- Fed swaps earlier priced in a quarter-point rate rise by July FOMC Meeting
- 10-year Treasury yield rises 4.4 bps to 3.784%
- Nvidia delivers biggest one-day market value gain in US history
Wall Street is taking a very short break from debt ceiling angst/Fed tightening and focusing on Nvidia’s (NASDAQ:) AI boom. The is rallying as Nvidia’s outlook bolstered bets that AI will be the key to mega-cap tech’s growth story.
Most of the morning’s data supported more Fed tightening, so traders ignored Fed’s Collin’s comment that a rate pause would give us space to assess actions to date. Debt ceiling drama also eased as Speaker McCarthy stated that some progress was made, though issues remain. Representative Kevin Hern said that a debt ceiling deal is likely by tomorrow afternoon.
As the risk of default grows, it comes as no surprise that credit rating agencies are preparing for the worse case scenarios. The decision by Fitch Ratings to put the US credit rating at risk of downgrade is a necessary step and will likely trigger limited market stress. Markets should be growing more nervous as we get closer to the real X-date, which is probably in the first week of June.
NVIDIA’s AI boom is making it climb up the big tech ladder and is positioning itself to become a must-own stock for everyone. The days of talking of FAANG (Facebook (NASDAQ:), Apple (NASDAQ:), Amazon (NASDAQ:), Netflix (NASDAQ:), and Alphabet (NASDAQ:)) have morphed into MATANA (Microsoft (NASDAQ:), Apple, Tesla (NASDAQ:), Alphabet, Nvidia, and Amazon). AI investment will likely be entering a boom stage.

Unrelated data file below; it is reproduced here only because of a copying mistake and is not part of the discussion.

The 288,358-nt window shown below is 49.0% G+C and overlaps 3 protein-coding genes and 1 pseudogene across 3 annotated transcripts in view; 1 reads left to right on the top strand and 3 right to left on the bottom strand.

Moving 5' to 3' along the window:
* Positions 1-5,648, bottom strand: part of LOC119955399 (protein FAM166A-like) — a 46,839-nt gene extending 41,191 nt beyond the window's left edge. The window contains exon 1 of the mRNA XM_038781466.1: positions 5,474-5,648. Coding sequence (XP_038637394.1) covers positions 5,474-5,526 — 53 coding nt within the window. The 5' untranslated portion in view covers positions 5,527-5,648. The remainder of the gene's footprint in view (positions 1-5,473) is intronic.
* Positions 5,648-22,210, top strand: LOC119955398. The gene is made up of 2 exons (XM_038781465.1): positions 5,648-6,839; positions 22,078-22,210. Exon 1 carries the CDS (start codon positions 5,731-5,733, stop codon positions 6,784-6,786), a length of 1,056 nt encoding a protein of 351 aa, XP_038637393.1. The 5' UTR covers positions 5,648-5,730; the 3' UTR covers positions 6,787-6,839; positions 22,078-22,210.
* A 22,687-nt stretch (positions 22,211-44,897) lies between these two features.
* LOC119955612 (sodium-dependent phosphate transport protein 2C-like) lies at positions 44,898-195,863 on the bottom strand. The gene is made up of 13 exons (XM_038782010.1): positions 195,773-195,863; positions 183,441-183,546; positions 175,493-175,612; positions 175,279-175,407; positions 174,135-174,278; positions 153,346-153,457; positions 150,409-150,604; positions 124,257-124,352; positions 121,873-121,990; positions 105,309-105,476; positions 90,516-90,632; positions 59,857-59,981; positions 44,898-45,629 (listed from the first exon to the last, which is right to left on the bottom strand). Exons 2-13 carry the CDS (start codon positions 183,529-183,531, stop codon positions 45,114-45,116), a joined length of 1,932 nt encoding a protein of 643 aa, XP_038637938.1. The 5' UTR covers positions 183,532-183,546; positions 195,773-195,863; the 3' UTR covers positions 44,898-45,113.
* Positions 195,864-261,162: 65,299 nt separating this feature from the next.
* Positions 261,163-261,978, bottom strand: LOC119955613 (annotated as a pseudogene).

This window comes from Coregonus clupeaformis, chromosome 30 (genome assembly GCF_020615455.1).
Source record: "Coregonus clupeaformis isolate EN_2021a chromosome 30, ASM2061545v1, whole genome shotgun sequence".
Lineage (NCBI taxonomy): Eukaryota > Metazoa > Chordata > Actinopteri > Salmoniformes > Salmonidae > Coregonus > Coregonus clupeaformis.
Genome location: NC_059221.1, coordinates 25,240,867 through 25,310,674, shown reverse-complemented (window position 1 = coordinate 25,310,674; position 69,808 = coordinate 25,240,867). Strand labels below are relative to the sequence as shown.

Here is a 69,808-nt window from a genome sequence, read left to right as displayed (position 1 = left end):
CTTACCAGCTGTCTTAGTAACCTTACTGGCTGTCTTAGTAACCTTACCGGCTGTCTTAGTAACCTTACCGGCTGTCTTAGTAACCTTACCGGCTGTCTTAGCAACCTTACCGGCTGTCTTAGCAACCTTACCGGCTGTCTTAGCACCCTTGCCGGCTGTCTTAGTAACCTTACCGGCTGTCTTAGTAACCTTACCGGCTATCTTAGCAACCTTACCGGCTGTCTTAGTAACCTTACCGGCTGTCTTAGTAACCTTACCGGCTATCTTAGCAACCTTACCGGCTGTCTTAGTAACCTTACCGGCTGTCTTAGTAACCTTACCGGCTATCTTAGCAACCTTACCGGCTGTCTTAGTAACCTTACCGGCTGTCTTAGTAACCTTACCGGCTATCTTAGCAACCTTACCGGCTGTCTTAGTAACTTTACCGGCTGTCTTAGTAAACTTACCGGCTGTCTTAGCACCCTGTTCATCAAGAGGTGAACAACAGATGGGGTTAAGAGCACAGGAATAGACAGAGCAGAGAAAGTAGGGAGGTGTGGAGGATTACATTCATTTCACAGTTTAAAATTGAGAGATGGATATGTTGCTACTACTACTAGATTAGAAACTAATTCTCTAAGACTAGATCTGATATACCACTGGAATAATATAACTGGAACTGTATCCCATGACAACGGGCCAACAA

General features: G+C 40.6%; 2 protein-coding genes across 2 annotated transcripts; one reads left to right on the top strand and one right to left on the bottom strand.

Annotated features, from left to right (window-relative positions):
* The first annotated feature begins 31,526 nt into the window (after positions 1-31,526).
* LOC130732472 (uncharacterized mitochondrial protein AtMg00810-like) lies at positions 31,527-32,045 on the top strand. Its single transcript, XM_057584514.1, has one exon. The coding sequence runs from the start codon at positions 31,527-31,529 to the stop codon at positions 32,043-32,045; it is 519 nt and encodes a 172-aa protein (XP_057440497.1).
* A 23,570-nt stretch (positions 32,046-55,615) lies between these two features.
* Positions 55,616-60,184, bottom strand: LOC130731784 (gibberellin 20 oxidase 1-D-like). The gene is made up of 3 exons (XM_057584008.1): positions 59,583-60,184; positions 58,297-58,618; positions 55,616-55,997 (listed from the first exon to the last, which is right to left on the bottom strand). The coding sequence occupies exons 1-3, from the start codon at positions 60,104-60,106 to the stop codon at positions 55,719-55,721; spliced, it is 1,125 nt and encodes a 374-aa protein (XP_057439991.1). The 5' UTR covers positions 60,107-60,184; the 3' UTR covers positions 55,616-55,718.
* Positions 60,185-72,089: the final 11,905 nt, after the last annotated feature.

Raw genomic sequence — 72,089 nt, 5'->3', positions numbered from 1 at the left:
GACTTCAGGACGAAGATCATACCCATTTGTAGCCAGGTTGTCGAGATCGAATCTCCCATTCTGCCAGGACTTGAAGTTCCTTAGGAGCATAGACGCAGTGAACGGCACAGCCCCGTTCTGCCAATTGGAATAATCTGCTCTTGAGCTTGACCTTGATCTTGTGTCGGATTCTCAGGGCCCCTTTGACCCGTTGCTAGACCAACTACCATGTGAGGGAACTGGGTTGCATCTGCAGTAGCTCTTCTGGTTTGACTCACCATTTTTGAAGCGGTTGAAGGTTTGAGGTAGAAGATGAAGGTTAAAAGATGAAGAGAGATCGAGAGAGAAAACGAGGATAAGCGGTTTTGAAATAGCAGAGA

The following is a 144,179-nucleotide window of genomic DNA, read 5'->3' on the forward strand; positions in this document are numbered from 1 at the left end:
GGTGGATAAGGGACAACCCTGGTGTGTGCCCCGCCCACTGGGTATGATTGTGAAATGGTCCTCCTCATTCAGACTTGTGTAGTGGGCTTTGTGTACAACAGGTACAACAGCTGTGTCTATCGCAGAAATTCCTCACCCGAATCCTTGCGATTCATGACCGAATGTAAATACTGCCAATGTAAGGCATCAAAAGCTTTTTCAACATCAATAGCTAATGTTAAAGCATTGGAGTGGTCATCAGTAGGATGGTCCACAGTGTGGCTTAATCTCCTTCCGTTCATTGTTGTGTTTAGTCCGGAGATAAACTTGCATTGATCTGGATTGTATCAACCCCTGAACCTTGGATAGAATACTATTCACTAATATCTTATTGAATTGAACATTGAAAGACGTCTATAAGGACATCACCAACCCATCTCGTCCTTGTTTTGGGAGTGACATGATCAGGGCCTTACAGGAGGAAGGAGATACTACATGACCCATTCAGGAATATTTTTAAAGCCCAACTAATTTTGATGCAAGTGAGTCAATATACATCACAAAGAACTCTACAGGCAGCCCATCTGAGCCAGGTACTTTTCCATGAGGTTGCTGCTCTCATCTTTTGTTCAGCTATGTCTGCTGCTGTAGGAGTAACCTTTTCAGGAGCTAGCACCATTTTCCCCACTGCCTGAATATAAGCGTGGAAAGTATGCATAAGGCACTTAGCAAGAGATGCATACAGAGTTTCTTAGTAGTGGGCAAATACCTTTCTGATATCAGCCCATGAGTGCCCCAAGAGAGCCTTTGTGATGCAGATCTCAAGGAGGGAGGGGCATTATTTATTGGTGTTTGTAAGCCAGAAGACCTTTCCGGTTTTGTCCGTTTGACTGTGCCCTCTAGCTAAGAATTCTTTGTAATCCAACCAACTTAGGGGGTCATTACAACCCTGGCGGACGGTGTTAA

Nvidia is poised to become a trillion-dollar company as the chipmaker is planning on a substantial increase in the second half of the year. Robust orders for data centers are a great way to kick off what could be an amazing 10-year cycle. Second-quarter sales are eyed at $11 billion +/- 2%, which is well above the consensus estimate of $7.18 billion. Everyone is pushing AI in the cloud, and you will need Nvidia to do that.
This week’s weekly claim included a major downward revision that addressed the fraudulent claims that hurt the argument that we are starting to see meaningful weakness in the labor market. After a major downward revision in the prior week, initial claims for state unemployment benefits rose 4,000 to a seasonally adjusted 229,000 for the week ended May 20.
For Massachusetts, a revision was done for the prior 3 months that lowered jobless claims by an average of 14,000 per week. Claims were steadily rising at the beginning of the year, but a resilient economy is not triggering enough job losses that will allow wages to cool.
The second look at Q1 was revised higher alongside personal consumption and Core PCE data. The news was not all positive, as gross domestic income posted the worst consecutive declines since early in the pandemic. GDI printed -2.3%, a slight improvement from -3.3% seen in the fourth quarter.
The US economy is showing resilience here, and that should have Fed officials maintaining their hawkish tone.